Tuesday, March 15, 2016

Finding Vivian Maier by John Maloof

I have now watched this documentary twice, once after coming across it on Netflix and a second time after inviting an artist friend over.  She had been trying to see the film for over two years, so I was glad to oblige.

I was immediately drawn to the photographs more than the mystery, although that soon pulled me in.  I thought the film was well constructed to parallel both Maloof's uncovering of the life of Maier along with the chronology of her life and work.

I have read reviews that dismissed Maloof as 1.  being too prevalent in the film (I did not find it so, and he was clear that it was the story of his detective work and 2. an opportunist trying to make money off of Maier's work (I find this sour grapes from people who wished they had found the negatives; Maier also spent years and lots and lots of money to do this work and get the materials, so he is just getting his investment.) and 3. a dilletante who doesn't know good photography and is trying to foist her work on the poor, victimized art world (please.  The art world has a lot of fraud.  Her photographs have a magic and pull with or without the art world's approval.  This is not Thomas Kinkade we are talking about here.  She might have been self-taught, but she was still good and understood how to create humane and lasting images.)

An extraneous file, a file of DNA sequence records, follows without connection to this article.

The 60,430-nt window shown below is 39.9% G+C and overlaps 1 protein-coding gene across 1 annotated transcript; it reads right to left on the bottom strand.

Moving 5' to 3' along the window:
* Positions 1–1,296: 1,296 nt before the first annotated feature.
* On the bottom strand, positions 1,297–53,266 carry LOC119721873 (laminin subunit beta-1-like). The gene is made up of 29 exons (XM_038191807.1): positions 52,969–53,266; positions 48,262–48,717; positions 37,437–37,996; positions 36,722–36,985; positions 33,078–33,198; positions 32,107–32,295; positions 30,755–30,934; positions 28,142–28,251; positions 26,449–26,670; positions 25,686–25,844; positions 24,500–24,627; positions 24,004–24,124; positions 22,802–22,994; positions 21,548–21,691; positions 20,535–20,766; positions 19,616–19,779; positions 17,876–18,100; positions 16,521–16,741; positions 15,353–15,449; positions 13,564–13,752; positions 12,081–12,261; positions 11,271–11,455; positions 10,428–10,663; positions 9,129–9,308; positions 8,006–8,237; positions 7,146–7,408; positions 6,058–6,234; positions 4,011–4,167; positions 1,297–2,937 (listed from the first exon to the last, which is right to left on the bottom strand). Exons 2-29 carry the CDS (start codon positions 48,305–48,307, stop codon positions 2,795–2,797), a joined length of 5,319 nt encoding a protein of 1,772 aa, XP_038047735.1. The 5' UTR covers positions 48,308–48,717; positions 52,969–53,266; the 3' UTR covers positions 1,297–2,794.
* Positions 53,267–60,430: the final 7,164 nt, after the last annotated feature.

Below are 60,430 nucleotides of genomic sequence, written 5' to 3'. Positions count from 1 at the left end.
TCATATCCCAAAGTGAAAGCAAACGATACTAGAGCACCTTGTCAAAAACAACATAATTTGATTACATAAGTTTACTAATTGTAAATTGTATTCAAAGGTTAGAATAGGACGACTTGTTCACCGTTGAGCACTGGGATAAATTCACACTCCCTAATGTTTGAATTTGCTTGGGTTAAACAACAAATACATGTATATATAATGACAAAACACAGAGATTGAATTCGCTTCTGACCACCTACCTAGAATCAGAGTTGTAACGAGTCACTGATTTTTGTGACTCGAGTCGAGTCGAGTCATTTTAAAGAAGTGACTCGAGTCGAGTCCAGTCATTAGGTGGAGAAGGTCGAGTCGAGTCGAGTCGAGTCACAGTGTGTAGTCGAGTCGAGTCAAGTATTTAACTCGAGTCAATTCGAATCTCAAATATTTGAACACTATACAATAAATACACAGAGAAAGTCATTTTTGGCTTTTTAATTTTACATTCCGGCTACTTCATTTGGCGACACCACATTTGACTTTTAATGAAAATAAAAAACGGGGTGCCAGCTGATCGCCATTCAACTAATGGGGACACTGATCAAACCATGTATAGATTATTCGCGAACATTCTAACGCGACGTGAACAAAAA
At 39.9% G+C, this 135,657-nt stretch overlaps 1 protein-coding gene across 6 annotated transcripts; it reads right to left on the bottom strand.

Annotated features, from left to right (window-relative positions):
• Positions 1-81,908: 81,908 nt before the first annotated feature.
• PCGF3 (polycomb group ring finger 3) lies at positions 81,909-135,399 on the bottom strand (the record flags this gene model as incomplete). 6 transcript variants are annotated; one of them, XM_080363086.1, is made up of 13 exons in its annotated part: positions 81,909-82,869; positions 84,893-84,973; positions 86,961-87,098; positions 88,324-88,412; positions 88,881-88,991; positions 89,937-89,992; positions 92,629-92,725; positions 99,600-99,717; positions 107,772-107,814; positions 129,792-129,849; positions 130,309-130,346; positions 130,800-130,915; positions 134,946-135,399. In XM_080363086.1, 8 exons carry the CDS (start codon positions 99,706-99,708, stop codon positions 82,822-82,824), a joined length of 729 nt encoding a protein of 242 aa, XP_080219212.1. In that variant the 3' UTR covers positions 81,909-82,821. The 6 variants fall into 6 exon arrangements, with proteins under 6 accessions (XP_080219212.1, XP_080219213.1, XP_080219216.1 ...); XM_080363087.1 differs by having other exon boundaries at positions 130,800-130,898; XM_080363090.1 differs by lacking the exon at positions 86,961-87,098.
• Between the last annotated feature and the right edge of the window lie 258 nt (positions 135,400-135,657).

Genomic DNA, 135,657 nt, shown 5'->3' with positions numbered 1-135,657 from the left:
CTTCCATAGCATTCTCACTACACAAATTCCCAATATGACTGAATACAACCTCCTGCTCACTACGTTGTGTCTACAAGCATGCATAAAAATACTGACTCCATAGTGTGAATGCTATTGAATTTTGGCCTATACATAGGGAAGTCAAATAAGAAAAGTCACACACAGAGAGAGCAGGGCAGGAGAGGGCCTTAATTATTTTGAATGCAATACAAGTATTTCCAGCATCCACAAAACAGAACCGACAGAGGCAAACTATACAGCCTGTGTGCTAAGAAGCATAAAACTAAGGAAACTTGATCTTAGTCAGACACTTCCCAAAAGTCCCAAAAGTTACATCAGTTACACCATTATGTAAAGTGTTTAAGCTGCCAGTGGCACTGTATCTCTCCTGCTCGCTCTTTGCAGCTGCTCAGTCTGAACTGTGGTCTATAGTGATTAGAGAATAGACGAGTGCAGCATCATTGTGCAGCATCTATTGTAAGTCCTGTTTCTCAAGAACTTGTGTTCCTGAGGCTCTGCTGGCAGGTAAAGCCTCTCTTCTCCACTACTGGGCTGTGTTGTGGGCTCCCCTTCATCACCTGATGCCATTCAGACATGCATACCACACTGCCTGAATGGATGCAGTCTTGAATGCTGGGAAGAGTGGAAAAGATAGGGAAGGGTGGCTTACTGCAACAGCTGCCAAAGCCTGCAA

Not to say she wasn't odd.  That's the other side of this. One of the issues in the film is that she didn't print the negatives (well, she did a few) and must not have wanted them seen (she wanted her French compatriots to see them).  Printing photographs cost a lot of money and doing it yourself requires space, which she didn't have as a nanny.  My husband pointed out that she had the negatives, which may have been enough for her to know the photographs were good (and she knew they were).

I take it one step further.  I understand as an artist what it means to want to create art but not spend time promoting art. She wanted to create the photos, but perhaps the displaying, the promoting, the business, the marketing, were not for her. So just as her photos spoke to me, this tension did as well.

I do, however, question her ethics.  I really don't believe in taking people's photographs without their permission, and she was not concerned about those kinds of niceties.  Some saw her, some did not.  She says in the film that she is "a kind of spy."

For anyone interested in photography,  artistic expression, Chicago, or a good mystery, this is worth spending an hour and half.  It is slow in some parts of the beginning, but I did not find that a problem at all.  It made me want to find a book of her photos (she took hundreds of thousands of them) and just sip tea and look on a rainy day at a time past remembered in that luscious black and white and gray film that nobody wants to use anymore. 

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